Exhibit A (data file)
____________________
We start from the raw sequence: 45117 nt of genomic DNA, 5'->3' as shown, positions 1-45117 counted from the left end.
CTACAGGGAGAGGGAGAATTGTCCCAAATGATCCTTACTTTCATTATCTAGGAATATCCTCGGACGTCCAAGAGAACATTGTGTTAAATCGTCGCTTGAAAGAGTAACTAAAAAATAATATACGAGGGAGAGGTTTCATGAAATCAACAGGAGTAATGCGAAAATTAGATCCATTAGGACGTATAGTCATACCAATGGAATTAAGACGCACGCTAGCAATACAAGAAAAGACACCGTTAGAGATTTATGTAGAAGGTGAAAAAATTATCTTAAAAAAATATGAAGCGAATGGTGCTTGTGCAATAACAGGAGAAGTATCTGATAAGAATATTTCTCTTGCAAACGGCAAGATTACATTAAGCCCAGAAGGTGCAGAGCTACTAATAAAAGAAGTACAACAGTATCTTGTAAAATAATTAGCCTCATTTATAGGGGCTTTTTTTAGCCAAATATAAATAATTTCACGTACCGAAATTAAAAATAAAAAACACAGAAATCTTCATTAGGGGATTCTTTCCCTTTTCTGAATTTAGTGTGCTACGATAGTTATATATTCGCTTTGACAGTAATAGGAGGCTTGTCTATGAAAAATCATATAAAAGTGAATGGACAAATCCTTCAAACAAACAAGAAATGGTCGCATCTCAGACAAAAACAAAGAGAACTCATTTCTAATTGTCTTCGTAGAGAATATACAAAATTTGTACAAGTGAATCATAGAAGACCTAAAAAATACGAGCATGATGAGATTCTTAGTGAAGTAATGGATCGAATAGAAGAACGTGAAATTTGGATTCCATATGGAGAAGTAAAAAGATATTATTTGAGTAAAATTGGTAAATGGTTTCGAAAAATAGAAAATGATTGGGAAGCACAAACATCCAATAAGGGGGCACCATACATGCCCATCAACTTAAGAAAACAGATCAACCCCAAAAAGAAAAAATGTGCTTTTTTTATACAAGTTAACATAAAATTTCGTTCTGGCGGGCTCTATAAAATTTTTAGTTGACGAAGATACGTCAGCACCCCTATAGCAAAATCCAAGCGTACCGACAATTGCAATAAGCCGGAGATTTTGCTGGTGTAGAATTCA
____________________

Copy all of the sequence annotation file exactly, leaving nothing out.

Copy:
We start from the raw sequence: 45117 nt of genomic DNA, 5'->3' as shown, positions 1-45117 counted from the left end.
CTACAGGGAGAGGGAGAATTGTCCCAAATGATCCTTACTTTCATTATCTAGGAATATCCTCGGACGTCCAAGAGAACATTGTGTTAAATCGTCGCTTGAAAGAGTAACTAAAAAATAATATACGAGGGAGAGGTTTCATGAAATCAACAGGAGTAATGCGAAAATTAGATCCATTAGGACGTATAGTCATACCAATGGAATTAAGACGCACGCTAGCAATACAAGAAAAGACACCGTTAGAGATTTATGTAGAAGGTGAAAAAATTATCTTAAAAAAATATGAAGCGAATGGTGCTTGTGCAATAACAGGAGAAGTATCTGATAAGAATATTTCTCTTGCAAACGGCAAGATTACATTAAGCCCAGAAGGTGCAGAGCTACTAATAAAAGAAGTACAACAGTATCTTGTAAAATAATTAGCCTCATTTATAGGGGCTTTTTTTAGCCAAATATAAATAATTTCACGTACCGAAATTAAAAATAAAAAACACAGAAATCTTCATTAGGGGATTCTTTCCCTTTTCTGAATTTAGTGTGCTACGATAGTTATATATTCGCTTTGACAGTAATAGGAGGCTTGTCTATGAAAAATCATATAAAAGTGAATGGACAAATCCTTCAAACAAACAAGAAATGGTCGCATCTCAGACAAAAACAAAGAGAACTCATTTCTAATTGTCTTCGTAGAGAATATACAAAATTTGTACAAGTGAATCATAGAAGACCTAAAAAATACGAGCATGATGAGATTCTTAGTGAAGTAATGGATCGAATAGAAGAACGTGAAATTTGGATTCCATATGGAGAAGTAAAAAGATATTATTTGAGTAAAATTGGTAAATGGTTTCGAAAAATAGAAAATGATTGGGAAGCACAAACATCCAATAAGGGGGCACCATACATGCCCATCAACTTAAGAAAACAGATCAACCCCAAAAAGAAAAAATGTGCTTTTTTTATACAAGTTAACATAAAATTTCGTTCTGGCGGGCTCTATAAAATTTTTAGTTGACGAAGATACGTCAGCACCCCTATAGCAAAATCCAAGCGTACCGACAATTGCAATAAGCCGGAGATTTTGCTGGTGTAGAATTCA